Runout in the Bearing Face
Rotate the hub bearing assembly by hand. Any roughness, looseness or noise from the bearing is an indication of damage.
To check a hub bearing assembly’s internal clearance, use a dial indicator. To obtain accurate readings from the dial indicator it is important to thoroughly clean and smooth the surfaces where the dial indicator base and tip will be placed.
The dial indicator base should be placed or clamped rigidly a secure portion of the suspension. Position the indicator tip perpendicular on the wheel pilot as close to the center of the hub assembly as possible.
Grasp the wheel flange at the 3 o’clock and 9 o’clock positions, and push while oscillating the hub bearing assembly approximately 90° side-to-side at least five times. Set the dial indicator to zero. Next, pull while oscillating the hub bearing assembly approximately 90° side-to-side at least five times.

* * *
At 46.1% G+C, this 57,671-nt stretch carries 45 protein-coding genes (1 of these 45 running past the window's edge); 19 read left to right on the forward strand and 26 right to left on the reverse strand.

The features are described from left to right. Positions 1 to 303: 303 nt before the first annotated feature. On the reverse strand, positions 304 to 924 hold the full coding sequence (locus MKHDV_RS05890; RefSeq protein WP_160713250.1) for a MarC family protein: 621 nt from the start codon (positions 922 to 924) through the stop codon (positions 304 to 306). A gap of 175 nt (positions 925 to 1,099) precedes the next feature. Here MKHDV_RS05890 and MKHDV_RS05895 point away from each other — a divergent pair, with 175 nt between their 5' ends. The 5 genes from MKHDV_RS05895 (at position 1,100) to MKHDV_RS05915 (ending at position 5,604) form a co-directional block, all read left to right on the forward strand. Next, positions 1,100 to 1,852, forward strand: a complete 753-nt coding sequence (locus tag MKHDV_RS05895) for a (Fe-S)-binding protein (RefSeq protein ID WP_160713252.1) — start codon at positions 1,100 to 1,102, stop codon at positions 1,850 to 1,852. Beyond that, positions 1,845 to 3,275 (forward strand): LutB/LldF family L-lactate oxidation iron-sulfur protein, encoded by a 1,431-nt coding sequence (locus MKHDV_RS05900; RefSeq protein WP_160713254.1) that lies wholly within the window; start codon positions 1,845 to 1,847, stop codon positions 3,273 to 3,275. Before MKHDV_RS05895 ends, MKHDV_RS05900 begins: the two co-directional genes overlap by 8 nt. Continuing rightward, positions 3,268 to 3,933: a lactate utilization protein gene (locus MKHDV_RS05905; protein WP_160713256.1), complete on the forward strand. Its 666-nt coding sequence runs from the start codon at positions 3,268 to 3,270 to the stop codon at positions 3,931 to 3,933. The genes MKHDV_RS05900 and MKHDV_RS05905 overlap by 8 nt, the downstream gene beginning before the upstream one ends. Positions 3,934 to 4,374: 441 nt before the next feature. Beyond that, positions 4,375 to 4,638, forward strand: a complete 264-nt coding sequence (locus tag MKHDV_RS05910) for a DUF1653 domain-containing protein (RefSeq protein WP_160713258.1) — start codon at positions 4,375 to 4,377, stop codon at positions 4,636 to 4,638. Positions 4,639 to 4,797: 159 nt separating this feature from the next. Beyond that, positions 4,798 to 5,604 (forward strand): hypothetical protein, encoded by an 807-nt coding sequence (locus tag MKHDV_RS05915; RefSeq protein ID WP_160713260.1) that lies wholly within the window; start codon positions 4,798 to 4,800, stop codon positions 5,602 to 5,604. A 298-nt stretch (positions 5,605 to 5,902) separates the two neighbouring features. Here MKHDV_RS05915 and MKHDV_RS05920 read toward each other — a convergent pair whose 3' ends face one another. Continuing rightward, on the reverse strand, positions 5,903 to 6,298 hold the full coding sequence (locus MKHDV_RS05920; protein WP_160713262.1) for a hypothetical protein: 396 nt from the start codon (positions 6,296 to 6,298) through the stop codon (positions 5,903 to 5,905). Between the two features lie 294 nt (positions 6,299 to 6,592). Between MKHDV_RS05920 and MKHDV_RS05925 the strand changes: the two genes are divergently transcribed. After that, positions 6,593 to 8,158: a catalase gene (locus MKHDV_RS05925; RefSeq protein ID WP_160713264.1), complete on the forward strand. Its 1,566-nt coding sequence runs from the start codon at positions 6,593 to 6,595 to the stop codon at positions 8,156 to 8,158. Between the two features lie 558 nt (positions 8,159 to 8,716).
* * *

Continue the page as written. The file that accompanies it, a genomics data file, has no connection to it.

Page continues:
Mark the high and low spots of the runout on the face.
Observe the total indicator movement. If it exceeds the specs, replace the bearing assembly.
Runout in the Rotor
Tighten down the rotor with the correct conical washers and torque.
Using a micrometer to check parallelism. Measure rotor thickness at six equally spaced points around the circumference of the rotor. More than .0005 in. of variation means the rotor needs to be resurfaced.
Check the taper with the micrometer. Rotor taper (the difference in thickness between the inner and outer edges of the rotor face) should not exceed .003 in.
To check lateral runout, the dial indicator’s tip of the indicator against the rotor’s face in the center.
Mark the high and low spots of runout in the rotor.
Matching the Hub to the Rotor
By measuring and marking the high and low spots of runout in the hub and rotor, it is possible to match the high spot of runout in the hub with the low spot of runout in the rotor.
Match and measure.
This technique can be used to minimize the amount of material removed with a on-the-car brake lathe.